Part Two, History. Chapter 2 (78): The rise and fall of the goddess edition…
So, I realise that at this rate, I’ll be in a Zimmer frame before I get through the book, since the last post in the series was on January 18 of this year (and it was out of order.) I’m racing to do another chapter so I’ll at least have managed two posts in 2014. But it comes with one of those end-of-year pledges to Do Better Next Year. I’ll also mention here that I discovered a Kindle edition of this translation a few months ago, which I bought (having acquired the whopping hard-back in, of all places, Edinburgh the very week – or so – it came out back in 2009. I’ll use both and keep up with the page references to the hard back, details of which are in the First Post.)
Setting aside all groveling and uselessness about taking too long, this chapter, which has no title just a number, begins with a recap of woman’s role in “primitive” times before property, institutions, laws etc. when, although the demands of reproduction and work were great, no one apparently tried “to break [woman] down as will happen in paternalistic regimes later on.” (78). A clear target of this chapter is Engels and his notion that before private property (or at least agricultural societies) there was some kind of Reign of Women.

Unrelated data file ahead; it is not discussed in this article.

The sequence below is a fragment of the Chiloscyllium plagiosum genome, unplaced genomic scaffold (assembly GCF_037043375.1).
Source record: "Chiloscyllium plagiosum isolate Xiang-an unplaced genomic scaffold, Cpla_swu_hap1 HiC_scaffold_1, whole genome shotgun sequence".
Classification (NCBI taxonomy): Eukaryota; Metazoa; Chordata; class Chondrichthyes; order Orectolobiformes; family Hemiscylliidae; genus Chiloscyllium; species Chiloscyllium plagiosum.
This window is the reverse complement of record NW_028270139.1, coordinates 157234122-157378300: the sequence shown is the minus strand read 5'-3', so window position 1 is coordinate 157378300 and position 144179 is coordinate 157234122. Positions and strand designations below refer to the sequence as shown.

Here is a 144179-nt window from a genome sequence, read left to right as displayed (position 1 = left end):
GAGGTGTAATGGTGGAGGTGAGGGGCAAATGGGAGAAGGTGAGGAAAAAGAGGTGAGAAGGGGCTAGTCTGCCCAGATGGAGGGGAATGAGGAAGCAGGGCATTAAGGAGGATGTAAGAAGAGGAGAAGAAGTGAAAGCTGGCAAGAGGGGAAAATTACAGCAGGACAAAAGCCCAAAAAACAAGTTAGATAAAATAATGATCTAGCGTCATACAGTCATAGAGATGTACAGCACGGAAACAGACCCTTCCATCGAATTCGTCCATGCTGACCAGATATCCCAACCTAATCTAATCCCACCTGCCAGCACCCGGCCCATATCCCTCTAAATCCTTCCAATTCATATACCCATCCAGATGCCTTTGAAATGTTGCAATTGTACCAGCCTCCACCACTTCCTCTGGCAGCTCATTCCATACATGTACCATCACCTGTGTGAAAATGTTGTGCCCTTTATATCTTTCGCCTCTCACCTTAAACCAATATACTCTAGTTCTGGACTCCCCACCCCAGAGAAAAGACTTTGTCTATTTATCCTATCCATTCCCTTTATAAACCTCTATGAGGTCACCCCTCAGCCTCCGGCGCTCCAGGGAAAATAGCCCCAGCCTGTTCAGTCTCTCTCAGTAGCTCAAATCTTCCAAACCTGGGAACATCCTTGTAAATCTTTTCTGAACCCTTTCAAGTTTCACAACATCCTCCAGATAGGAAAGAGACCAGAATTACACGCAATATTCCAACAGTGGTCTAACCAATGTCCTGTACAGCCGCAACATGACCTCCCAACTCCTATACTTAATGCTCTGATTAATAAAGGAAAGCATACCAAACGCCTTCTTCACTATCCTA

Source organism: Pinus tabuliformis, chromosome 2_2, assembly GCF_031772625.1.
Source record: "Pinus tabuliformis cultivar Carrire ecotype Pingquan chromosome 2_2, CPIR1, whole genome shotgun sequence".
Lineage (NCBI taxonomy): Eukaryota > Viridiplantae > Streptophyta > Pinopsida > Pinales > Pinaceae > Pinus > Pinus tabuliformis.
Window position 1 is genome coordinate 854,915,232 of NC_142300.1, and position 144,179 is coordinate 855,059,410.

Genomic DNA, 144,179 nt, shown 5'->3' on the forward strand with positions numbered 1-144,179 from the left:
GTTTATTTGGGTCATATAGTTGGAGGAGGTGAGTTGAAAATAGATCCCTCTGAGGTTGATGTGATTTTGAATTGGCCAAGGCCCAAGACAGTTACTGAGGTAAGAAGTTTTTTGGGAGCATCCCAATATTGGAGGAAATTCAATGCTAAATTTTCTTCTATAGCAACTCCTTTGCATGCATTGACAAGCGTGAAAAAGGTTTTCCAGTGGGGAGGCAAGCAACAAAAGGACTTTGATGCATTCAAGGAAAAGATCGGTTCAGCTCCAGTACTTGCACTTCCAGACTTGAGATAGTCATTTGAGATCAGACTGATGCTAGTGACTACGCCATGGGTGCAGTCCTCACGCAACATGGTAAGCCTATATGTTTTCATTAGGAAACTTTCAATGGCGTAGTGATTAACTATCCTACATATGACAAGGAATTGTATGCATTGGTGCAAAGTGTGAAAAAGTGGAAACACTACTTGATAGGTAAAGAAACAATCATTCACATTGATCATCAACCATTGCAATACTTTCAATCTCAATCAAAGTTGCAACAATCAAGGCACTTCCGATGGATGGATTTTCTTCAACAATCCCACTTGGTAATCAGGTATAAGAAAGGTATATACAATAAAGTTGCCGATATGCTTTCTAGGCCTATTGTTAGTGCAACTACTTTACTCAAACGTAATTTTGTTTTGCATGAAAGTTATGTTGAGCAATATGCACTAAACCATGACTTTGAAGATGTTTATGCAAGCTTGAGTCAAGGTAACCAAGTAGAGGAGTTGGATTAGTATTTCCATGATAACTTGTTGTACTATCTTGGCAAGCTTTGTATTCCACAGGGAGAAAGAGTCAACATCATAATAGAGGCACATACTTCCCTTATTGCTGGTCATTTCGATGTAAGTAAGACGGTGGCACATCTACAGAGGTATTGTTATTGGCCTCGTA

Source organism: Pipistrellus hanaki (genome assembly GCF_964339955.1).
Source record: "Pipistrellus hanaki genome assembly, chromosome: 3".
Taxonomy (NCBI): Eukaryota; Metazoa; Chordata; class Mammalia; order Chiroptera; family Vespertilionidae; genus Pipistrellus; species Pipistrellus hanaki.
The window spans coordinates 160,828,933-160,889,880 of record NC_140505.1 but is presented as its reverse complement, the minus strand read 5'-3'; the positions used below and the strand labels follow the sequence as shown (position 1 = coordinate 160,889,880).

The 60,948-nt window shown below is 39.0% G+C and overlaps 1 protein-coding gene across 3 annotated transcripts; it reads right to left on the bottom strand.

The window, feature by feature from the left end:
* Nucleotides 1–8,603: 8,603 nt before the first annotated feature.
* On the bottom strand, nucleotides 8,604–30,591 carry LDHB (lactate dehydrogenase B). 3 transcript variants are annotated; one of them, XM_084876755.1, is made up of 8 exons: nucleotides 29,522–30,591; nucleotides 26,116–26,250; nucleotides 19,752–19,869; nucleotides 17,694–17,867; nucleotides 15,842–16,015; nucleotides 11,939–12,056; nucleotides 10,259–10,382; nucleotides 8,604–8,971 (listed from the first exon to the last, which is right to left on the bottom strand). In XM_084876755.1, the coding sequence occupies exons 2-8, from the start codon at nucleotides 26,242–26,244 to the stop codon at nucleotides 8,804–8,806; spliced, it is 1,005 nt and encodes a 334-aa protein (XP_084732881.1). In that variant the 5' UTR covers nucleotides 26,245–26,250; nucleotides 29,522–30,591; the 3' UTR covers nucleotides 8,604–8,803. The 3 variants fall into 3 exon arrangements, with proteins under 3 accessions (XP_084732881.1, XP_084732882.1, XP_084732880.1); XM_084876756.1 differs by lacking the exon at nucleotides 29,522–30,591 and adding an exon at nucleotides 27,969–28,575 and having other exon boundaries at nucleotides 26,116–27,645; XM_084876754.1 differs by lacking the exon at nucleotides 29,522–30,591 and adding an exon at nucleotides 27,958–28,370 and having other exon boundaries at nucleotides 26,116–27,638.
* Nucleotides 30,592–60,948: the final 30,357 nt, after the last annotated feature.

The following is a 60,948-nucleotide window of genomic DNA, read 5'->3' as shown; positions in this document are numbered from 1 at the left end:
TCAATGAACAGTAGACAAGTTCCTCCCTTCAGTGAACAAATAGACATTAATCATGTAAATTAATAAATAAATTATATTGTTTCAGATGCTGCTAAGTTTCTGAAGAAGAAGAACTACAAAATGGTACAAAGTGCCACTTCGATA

In setting up Engels’ claim, SdB runs through the myriad goddesses of antiquity – Ishtar, Astarte, Gaea, Rhea, Cybele, Isis (some are the same goddesses going by different names) to whom male gods were subordinate. While Engels saw the passage from this “veritable reign of women” as “ ‘the great historical defeat of the feminine sex’”, SdB argues no: “In reality this golden age of Woman is only a myth. To say that woman was the Other is to say that a relationship of reciprocity between the sexes did not exist: whether Earth, Mother or Goddess, she was never a peer for man. … Society has always been male; political power has always been in men’s hands.” (82) And she quotes Lévi-Strauss on marriage:
“The relationship of reciprocity which is the basis of marriage is not established between men and women, but between men by means of women, who are merely the occasion of this relationship.”